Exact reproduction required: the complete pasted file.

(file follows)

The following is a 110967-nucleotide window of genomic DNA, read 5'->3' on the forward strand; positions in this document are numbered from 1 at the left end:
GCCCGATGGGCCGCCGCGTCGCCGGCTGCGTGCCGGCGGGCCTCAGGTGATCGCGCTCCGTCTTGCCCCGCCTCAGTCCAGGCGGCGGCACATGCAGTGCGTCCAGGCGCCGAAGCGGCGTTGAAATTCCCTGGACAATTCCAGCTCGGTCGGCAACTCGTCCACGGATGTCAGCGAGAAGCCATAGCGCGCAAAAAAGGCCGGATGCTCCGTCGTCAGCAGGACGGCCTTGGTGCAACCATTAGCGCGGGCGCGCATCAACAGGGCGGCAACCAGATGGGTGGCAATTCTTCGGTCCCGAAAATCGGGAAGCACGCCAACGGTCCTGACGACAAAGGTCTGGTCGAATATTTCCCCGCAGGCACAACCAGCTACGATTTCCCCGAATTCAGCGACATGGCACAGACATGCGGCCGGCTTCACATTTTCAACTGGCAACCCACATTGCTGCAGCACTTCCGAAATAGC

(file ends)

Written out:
The following is a 110967-nucleotide window of genomic DNA, read 5'->3' on the forward strand; positions in this document are numbered from 1 at the left end:
GCCCGATGGGCCGCCGCGTCGCCGGCTGCGTGCCGGCGGGCCTCAGGTGATCGCGCTCCGTCTTGCCCCGCCTCAGTCCAGGCGGCGGCACATGCAGTGCGTCCAGGCGCCGAAGCGGCGTTGAAATTCCCTGGACAATTCCAGCTCGGTCGGCAACTCGTCCACGGATGTCAGCGAGAAGCCATAGCGCGCAAAAAAGGCCGGATGCTCCGTCGTCAGCAGGACGGCCTTGGTGCAACCATTAGCGCGGGCGCGCATCAACAGGGCGGCAACCAGATGGGTGGCAATTCTTCGGTCCCGAAAATCGGGAAGCACGCCAACGGTCCTGACGACAAAGGTCTGGTCGAATATTTCCCCGCAGGCACAACCAGCTACGATTTCCCCGAATTCAGCGACATGGCACAGACATGCGGCCGGCTTCACATTTTCAACTGGCAACCCACATTGCTGCAGCACTTCCGAAATAGC